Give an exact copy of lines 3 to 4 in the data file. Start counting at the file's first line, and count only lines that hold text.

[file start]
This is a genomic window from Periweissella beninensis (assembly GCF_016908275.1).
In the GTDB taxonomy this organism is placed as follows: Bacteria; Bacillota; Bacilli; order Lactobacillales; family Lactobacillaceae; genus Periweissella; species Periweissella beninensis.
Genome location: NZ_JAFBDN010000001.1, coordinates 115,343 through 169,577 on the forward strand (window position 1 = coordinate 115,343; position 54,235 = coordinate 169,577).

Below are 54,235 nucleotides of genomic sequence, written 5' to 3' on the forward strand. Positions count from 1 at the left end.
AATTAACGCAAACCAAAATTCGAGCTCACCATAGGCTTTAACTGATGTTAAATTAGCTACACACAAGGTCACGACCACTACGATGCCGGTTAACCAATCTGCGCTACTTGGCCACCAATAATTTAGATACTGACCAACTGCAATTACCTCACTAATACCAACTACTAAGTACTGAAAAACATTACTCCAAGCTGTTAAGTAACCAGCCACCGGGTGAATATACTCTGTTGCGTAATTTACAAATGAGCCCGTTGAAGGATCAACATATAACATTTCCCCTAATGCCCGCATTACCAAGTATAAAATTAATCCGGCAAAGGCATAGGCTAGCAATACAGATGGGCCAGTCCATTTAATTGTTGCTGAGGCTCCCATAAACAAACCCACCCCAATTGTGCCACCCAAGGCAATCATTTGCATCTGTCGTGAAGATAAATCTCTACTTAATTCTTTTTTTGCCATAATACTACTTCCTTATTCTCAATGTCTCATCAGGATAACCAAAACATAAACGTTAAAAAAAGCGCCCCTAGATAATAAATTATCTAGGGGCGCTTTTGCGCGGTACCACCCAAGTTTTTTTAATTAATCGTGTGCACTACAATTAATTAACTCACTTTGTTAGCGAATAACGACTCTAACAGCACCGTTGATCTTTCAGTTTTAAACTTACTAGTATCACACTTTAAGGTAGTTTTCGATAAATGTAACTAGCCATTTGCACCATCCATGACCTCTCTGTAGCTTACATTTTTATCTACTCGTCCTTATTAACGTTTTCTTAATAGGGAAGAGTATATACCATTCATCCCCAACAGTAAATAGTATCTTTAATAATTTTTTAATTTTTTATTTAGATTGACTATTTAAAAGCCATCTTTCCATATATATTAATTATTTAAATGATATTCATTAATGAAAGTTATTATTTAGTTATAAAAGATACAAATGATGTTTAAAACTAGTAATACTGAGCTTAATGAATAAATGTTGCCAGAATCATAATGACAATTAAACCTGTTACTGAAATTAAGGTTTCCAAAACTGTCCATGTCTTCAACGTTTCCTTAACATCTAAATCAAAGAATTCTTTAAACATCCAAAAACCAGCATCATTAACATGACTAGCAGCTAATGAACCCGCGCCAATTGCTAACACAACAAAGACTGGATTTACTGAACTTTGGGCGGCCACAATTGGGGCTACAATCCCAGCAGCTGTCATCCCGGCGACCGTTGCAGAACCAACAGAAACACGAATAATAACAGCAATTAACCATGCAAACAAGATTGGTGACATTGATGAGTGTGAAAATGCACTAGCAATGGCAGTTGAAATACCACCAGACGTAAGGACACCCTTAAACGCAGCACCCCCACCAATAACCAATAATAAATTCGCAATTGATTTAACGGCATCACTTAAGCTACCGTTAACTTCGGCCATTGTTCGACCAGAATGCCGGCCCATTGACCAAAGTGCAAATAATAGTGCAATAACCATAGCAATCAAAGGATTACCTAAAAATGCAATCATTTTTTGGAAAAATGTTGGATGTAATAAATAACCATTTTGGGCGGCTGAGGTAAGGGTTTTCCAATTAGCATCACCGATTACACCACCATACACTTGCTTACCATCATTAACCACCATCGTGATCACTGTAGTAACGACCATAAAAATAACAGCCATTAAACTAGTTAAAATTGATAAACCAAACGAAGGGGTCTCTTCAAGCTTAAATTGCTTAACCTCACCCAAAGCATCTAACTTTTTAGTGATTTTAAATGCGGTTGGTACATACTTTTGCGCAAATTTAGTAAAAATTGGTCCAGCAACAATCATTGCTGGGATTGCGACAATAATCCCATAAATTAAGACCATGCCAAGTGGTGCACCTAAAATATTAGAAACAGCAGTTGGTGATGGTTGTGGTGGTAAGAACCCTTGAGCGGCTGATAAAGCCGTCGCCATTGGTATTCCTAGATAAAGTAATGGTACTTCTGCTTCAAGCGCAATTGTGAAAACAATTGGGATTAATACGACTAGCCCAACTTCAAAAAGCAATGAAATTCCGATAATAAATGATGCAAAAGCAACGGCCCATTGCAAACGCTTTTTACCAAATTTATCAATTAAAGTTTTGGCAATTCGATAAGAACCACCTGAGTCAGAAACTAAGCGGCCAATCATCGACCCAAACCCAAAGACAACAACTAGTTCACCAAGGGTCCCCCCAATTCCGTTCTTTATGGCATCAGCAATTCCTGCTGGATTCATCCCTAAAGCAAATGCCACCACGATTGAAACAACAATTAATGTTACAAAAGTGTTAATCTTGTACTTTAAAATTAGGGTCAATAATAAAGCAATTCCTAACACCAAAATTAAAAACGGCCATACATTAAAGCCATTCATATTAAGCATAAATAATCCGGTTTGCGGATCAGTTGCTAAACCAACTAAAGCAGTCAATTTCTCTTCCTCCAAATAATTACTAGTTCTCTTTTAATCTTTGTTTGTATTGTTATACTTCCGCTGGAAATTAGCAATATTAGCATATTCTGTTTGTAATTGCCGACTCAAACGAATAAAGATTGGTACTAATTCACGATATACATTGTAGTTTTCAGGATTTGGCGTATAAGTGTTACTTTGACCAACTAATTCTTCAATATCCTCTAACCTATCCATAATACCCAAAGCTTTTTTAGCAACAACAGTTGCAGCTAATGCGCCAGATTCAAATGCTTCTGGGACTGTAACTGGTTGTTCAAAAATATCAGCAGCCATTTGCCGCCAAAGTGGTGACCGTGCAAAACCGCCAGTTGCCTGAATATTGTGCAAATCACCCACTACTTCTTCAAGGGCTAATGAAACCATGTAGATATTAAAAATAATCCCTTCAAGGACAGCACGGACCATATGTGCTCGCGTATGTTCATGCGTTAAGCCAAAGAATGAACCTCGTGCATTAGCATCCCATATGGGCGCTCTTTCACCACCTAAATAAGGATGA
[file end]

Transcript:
Genome location: NZ_JAFBDN010000001.1, coordinates 115,343 through 169,577 on the forward strand (window position 1 = coordinate 115,343; position 54,235 = coordinate 169,577).

Below are 54,235 nucleotides of genomic sequence, written 5' to 3' on the forward strand. Positions count from 1 at the left end.